The Australian progenitors of Earth Hour said Sunday they were thrilled their lights-off initiative was taken up by millions of householders and businesses around the world. ( dpa )
Earth Hour began its westward progress in the New Zealand city of Christchurch on Saturday as lights were shut off for an hour to raise awareness that generating electricity from coal and oil is a big contributor to the greenhouse gases that are causing climate change.
It continued through Sydney, where the normally aglow Harbour Bridge and Opera House faded to black for 60 minutes, and on to Asia, Europe and North America.
The lights guttered across 14 time zones, the last to go the United States west coast where San Francisco's Golden Gate Bridge was to lose its illuminations.
"When people act together it's the aggregate of their actions that start to make a difference," said World Wide Fund for Nature (WWF) spokesman Andy Ridley.
"Even one hour," he said, "it's so tiny, but when you add it all up together and imagine we were able to do that a lot more hours of the day, through the whole year, that's when we start breaking into really serious emission cuts."
WWF staged the first Earth Hour in Sydney last year and has managed to turn it into a global initiative with people in 35 countries agreeing to flick the switch for an hour.
Electricity generating company Energy Australia reported a drop in power consumption of 7-12 per cent in Sydney's city centre over Earth Hour - about the same as last year despite the number of signed up participants doubling.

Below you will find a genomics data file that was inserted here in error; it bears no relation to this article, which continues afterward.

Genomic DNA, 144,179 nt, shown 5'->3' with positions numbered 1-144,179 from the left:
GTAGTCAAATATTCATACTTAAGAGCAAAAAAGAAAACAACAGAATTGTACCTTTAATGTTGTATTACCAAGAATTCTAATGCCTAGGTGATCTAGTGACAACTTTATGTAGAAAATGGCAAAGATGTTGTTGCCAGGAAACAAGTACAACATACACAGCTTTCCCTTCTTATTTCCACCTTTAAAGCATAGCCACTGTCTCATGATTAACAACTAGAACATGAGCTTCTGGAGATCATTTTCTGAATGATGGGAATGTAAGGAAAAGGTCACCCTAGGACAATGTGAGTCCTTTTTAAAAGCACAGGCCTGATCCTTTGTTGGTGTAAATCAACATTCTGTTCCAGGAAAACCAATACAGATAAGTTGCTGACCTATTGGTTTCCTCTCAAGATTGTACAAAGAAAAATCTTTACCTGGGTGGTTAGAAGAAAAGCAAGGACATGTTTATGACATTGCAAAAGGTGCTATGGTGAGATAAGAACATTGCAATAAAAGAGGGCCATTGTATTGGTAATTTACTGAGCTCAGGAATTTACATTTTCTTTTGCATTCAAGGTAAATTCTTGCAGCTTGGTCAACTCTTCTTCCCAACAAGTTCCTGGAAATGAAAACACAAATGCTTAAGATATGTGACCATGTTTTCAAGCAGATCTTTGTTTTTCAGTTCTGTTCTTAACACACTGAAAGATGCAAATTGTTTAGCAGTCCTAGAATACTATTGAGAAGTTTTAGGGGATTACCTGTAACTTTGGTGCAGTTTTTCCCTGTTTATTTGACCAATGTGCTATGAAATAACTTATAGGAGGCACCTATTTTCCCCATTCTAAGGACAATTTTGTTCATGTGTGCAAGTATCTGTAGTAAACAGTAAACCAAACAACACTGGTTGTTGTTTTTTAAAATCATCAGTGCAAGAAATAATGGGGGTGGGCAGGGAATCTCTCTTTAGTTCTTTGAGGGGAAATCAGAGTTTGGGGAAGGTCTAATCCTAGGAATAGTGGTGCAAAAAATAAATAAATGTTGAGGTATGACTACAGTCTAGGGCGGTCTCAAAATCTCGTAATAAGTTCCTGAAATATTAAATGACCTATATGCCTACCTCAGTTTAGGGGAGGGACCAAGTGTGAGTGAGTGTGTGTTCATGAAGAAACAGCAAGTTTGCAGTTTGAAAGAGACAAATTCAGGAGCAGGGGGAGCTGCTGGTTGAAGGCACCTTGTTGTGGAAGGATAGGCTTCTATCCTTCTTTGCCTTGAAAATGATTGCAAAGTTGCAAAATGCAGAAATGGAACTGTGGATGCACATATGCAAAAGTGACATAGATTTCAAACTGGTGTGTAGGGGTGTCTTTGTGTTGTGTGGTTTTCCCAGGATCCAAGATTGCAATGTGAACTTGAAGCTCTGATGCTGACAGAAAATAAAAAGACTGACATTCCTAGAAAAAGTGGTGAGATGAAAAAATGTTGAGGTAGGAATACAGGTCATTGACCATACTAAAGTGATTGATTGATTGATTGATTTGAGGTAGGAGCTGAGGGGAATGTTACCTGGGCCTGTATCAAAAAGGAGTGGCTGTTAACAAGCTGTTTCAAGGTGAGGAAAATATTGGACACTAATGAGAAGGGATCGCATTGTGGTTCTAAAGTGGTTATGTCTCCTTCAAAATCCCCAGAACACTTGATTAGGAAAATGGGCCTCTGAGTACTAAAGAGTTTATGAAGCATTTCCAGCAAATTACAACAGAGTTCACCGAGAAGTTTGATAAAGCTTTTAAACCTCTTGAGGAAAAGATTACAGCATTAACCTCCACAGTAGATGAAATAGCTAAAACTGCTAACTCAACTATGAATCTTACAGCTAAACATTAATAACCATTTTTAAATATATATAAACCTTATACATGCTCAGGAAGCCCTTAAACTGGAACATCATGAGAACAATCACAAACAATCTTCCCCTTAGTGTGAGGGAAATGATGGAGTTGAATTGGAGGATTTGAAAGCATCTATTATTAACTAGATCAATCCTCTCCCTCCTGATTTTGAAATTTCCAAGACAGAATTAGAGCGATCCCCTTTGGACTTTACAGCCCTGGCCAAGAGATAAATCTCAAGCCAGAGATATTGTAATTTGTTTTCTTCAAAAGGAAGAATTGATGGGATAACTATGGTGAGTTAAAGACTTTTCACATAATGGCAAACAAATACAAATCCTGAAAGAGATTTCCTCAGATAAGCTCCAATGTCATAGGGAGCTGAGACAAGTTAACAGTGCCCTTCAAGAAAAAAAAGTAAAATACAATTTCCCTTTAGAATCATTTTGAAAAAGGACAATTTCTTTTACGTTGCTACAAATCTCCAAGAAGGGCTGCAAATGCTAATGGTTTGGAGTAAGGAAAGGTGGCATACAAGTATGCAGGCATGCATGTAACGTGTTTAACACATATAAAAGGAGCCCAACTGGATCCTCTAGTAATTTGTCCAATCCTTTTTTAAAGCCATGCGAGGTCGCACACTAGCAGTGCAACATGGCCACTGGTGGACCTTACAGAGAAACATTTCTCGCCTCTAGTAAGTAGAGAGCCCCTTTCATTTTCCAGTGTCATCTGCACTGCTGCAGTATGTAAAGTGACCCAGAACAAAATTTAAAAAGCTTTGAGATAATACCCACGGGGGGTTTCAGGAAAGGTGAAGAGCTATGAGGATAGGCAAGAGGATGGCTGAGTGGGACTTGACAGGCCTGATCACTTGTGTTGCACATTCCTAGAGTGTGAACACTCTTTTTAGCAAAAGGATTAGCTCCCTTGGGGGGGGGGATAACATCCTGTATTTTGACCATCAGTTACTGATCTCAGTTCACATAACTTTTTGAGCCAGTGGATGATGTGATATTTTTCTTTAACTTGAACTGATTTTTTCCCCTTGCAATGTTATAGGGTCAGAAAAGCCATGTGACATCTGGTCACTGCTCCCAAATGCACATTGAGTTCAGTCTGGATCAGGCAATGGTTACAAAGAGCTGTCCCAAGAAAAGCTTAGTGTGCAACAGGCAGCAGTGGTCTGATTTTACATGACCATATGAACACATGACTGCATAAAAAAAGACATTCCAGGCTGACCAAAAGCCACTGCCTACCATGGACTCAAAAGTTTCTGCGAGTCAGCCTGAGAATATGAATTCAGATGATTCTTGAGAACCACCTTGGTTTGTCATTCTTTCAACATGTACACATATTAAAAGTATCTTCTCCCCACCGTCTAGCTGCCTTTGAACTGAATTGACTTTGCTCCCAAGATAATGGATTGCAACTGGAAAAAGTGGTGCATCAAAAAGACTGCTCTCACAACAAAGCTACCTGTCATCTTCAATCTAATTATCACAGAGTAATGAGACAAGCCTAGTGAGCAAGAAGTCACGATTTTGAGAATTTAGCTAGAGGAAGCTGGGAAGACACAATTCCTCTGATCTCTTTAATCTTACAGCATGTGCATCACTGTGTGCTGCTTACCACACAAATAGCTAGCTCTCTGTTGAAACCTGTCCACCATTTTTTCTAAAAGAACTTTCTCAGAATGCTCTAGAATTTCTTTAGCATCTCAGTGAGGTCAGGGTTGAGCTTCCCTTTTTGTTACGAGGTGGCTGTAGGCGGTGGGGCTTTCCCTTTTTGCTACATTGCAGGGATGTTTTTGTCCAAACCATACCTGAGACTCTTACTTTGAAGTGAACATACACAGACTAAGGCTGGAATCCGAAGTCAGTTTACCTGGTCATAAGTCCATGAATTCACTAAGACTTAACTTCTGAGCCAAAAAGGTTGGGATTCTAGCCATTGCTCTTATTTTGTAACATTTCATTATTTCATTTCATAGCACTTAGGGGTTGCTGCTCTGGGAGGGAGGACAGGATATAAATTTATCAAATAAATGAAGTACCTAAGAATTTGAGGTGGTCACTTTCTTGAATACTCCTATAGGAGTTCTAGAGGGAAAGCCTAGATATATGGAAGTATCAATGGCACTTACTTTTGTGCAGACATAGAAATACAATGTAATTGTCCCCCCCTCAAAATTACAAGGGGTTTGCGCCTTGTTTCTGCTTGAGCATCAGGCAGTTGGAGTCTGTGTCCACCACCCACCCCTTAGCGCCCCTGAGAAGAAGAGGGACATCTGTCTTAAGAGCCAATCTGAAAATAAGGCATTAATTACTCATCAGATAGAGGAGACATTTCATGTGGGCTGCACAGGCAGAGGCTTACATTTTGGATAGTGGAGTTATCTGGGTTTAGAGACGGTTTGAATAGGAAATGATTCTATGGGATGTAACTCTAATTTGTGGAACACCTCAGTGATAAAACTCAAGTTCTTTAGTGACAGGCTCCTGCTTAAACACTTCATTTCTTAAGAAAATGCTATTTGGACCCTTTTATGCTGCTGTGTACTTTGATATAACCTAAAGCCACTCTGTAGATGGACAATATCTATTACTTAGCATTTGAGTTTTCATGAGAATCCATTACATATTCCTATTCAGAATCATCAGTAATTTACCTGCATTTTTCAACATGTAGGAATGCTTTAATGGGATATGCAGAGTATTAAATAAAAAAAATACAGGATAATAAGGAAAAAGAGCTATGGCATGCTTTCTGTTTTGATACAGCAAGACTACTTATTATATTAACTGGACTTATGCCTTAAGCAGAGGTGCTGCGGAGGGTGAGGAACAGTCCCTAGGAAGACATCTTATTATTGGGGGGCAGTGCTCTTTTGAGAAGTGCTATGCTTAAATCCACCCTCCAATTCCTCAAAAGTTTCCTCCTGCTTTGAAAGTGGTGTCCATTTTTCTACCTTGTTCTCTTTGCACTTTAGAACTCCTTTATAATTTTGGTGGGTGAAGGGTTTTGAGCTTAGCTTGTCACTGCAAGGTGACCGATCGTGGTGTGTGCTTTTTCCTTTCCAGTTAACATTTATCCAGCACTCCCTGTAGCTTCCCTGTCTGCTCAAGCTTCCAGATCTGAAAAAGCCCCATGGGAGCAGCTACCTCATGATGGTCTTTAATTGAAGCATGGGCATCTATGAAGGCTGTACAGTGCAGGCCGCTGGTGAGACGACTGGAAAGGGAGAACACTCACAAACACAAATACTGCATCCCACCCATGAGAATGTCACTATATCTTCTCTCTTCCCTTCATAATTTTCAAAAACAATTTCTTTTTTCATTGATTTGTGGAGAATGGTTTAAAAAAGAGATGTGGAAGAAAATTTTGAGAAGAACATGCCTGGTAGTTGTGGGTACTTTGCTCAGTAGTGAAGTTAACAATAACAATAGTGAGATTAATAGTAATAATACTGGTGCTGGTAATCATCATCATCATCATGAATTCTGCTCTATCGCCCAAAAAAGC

Hollywood actor Cate Blanchett, director of the Sydney Theatre Company, described Earth Hour as a "grand gesture." Blanchett brought forward the start of Saturday's theatrical performance by 90 minutes so the audience could attend a glittering Earth Hour gala at a restaurant overlooking the harbour that was illuminated by hundreds of candles.
"It's fantastic that an idea as potent as Earth Hour came out of Sydney," the globetrotting Oscar-winner said.
Other restaurants jumped on the bandwagon too, advertising lavish Valentine's Day-style candlelit Earth Hour dinners.
The Australian government embraced the initiative with government departments turning off the lights in public buildings across the country. Earth Hour is a way in which individuals can take responsibility when it comes to climate change," Climate Change Minister Penny Wong said.
In Brisbane the famous Storey Bridge dimmed along with apartment buildings and office towers.
"Looking up at the apartments, you could see lights off and candles lit, which was really lovely to see," WWF climate change manager Kellie Caught said. "It gives us hope that people do care about the environment and climate change, and it sends a strong message to government that business and people do want action on climate change."